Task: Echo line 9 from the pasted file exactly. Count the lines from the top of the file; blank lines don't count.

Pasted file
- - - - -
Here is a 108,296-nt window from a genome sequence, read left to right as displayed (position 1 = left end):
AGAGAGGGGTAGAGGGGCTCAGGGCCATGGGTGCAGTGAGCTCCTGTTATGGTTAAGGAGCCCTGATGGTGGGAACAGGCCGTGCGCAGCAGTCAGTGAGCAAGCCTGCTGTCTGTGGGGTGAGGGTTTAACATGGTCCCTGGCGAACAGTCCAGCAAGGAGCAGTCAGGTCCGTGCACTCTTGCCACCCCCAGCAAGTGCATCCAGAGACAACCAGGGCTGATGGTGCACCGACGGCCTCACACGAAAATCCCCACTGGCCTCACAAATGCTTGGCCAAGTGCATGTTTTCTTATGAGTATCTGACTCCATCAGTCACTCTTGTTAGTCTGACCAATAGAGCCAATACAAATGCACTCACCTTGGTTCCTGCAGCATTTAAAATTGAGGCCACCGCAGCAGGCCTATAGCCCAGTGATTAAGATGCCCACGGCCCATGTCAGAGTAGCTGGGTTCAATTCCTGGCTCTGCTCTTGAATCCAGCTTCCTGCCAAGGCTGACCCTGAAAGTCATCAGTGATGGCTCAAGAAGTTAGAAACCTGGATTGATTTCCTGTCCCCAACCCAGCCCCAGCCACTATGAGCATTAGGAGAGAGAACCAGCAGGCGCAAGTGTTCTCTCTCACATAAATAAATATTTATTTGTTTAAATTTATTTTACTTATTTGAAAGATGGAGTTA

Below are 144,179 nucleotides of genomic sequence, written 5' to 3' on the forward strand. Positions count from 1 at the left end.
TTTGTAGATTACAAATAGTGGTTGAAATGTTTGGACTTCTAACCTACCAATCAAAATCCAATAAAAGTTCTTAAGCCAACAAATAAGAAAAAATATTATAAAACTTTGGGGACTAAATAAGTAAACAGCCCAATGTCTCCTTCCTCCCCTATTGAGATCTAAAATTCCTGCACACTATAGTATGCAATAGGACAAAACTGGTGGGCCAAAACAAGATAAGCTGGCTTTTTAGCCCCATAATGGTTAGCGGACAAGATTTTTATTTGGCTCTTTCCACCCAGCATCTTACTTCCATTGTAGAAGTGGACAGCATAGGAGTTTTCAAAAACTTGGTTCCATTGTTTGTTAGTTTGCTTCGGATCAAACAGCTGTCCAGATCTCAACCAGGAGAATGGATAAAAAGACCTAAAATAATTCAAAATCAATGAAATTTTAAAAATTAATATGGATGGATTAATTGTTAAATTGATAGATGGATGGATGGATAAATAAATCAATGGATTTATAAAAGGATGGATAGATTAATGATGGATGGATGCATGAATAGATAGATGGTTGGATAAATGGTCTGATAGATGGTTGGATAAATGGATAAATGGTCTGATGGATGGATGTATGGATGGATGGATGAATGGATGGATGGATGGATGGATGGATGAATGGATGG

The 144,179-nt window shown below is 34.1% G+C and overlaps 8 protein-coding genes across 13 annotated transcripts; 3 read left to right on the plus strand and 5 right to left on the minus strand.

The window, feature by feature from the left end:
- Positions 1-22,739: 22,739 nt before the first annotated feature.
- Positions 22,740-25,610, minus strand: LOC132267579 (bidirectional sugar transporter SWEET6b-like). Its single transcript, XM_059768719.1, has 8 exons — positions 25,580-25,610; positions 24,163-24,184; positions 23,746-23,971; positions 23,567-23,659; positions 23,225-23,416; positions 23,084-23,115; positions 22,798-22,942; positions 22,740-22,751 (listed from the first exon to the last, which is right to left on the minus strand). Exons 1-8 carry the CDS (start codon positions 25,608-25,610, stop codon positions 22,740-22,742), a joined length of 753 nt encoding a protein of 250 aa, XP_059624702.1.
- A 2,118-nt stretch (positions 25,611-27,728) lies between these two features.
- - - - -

- A 2,118-nt stretch (positions 25,611-27,728) lies between these two features.